There are two situations in which I think a destination filter could be a huge help to drivers. The first is for those very long rides where drivers think they’re making a lot of money. In reality though, as rates have fallen, longer rides have actually become less and less lucrative since you have to eventually drive back empty-handed. A destination filter (even at a lower multiplier) would mean all of those long rides could become extremely profitable again.
Long rides don’t happen all the time but what does happen on a daily basis is me wanting to end my shift near my house. I always struggle with whether or not I should accept one more ride in the hopes that it will get me closer to my house. More often than not, I end up pretty far away from my house and have to drive back home empty-handed. A simple destination filter would allow me to keep driving until I got a ride in the general vicinity of my home. I know it wouldn’t work all the time, but some is definitely better than none.
8. Increased Pay For Longer ETA
High ETA’s aren’t a huge problem in big cities like LA but I know Uber drivers in smaller to mid-sized markets experience this issue a lot. How many times have you driven 10-20 minutes to pick up a passenger only to have it be a $4 minimum fare?
In this type of situation, you may actually be losing money on a minimum fare where the payout is only $2.40 and your expenses could very easily be above that if you’re driving 5-10 miles or so (10 miles at a $0.35 operating cost per mile = BIG loser). Because of this risk, I rarely accept ETA’s greater than 10 minutes and I know many other drivers feel the same way. I think as more drivers start to understand the cost of operating their vehicle, they will follow suit.
As it stands today, some drivers will even accept these rides and wait for the passengers to cancel so as not to affect their acceptance rate. I think it’s reasonable that passengers should pay a little more if their driver has to spend more time and money in order to get them.
9. Where Are My Fellow Drivers?
When I’m out driving for Uber, I find myself constantly switching between the Uber passenger app and my driver app. I know some drivers even carry a second phone just so they can check the Uber passenger app to see where other drivers are.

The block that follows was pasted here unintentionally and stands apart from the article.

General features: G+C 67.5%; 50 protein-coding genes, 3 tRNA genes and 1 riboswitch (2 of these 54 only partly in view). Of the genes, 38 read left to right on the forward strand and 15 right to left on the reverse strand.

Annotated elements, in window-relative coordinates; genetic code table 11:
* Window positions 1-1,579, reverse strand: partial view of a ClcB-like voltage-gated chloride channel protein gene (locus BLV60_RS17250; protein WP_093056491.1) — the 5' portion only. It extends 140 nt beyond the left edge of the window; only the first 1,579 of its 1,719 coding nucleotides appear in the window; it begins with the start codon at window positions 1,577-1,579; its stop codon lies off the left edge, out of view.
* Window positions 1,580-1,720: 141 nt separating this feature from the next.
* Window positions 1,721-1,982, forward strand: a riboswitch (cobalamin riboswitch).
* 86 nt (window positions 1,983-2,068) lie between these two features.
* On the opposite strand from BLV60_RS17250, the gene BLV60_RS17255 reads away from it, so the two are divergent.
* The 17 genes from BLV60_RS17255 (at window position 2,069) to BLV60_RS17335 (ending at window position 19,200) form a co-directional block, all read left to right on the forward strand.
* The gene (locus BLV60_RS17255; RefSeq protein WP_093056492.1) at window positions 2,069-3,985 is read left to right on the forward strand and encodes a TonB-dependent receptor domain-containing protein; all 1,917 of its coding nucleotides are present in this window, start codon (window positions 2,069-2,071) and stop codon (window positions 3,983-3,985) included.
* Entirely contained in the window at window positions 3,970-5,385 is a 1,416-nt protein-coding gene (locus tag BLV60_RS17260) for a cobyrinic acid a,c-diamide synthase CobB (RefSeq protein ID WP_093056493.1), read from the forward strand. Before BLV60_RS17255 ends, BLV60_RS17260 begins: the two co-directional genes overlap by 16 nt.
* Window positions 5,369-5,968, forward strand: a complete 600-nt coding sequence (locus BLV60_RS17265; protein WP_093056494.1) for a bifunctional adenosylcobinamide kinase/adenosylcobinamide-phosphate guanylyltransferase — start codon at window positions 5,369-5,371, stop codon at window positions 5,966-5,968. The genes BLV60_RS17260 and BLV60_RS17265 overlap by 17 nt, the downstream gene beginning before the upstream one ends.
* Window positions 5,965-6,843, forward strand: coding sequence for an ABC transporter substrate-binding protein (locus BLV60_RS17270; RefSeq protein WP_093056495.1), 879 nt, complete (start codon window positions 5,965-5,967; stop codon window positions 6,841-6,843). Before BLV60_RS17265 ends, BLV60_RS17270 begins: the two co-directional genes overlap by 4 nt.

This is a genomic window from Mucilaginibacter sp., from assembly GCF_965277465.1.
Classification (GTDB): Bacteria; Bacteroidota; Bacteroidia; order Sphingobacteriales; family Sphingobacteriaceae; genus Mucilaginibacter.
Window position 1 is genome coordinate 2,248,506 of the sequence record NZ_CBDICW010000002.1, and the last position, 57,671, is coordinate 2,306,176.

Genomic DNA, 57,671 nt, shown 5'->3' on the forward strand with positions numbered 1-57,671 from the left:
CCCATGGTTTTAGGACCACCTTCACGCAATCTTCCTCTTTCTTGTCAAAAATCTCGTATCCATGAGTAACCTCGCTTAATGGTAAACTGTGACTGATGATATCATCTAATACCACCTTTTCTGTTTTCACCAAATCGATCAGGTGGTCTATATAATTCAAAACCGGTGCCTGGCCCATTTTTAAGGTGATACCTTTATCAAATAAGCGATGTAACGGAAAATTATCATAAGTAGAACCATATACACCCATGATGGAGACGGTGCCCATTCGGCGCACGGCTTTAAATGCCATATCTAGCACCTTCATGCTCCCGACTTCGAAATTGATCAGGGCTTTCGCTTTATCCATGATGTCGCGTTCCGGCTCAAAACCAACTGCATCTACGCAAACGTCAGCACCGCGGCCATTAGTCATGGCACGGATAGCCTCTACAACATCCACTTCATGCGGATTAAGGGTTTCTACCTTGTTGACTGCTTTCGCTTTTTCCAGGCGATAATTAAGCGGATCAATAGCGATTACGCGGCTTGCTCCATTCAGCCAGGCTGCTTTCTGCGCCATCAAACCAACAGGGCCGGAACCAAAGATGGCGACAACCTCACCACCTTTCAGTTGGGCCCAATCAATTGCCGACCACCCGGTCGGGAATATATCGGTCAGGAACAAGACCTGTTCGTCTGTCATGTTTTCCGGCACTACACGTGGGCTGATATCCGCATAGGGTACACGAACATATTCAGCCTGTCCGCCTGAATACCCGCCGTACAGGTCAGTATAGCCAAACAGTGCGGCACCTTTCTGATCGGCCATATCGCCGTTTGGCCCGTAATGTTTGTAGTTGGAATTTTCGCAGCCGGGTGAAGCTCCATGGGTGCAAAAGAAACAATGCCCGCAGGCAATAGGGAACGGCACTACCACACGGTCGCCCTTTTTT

I think a feature like this would benefit all parties since it would encourage drivers to spread out and you would also be able to see when/where other drivers are getting removed from the map quickly which would indicate an area of high demand.
(Along these lines, seeing the total number of cars online would help me decide if it was worth it to go online or not. But Uber may not want that :))
10. Passenger Education
One thing that I think is sorely missing that could easily be addressed is passenger educate. Uber drivers receive weekly e-mails about new policies, hot spots and other various information so why not passengers too? It would be great if Uber could send out a weekly or even monthly e-mail that reminds passengers things like:
- Don’t slam your drivers doors, they are people too 🙂
- Don’t try to squeeze 5 people into an UberX, call an UberXL that will seat up to 6.
- Always remember to wear your seat belt.
- Please be ready to go when your driver arrives, they are not paid for the time they spend waiting for you to come outside.
Queue Screen – At places like the airport, where drivers have to wait ‘in line’ for a ride, it would be nice to see how many drivers are ahead and behind of you.
Dynamic Switching – In certain markets, if you drive an XL or Plus/Select Car, you are able to only accept those requests or have the option to also accept UberX requests. I think this feature should be extended to all markets and drivers should be given the option to toggle within the app instead of having to sign out and select their other vehicle.
Passenger History – This is a quick and easy request so that drivers can see how many rides their passengers have taken. I know that I would be a lot less hesitant to pick up a 3.5 rated passenger if they’ve done 100 rides compared to just 3 or 4.
Passenger Pictures – I love this feature on Lyft since it helps me spot my passengers and lets me know what or who I should expect.
Back to Back Rides – This is actually a Sidecar feature that I think would be cool but probably not all that necessary. Uber generally has high enough demand that you won’t wait too long for a request after dropping someone off.
Auto-start The Meter After One Minute – We all know how much longer Uber passengers take to come outside compared to Lyft passengers and I think this feature would encourage passengers to get outside a little quicker. Even though the pay wouldn’t be a whole lot, the faster your passenger comes out, the quicker you can get that ride done and move on to your next one.
Drivers, what feature on this list would you like to see Uber add? Is there a feature I left out or something you think would enhance the experience for everyone. Please leave a comment below!
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-Harry @ RSG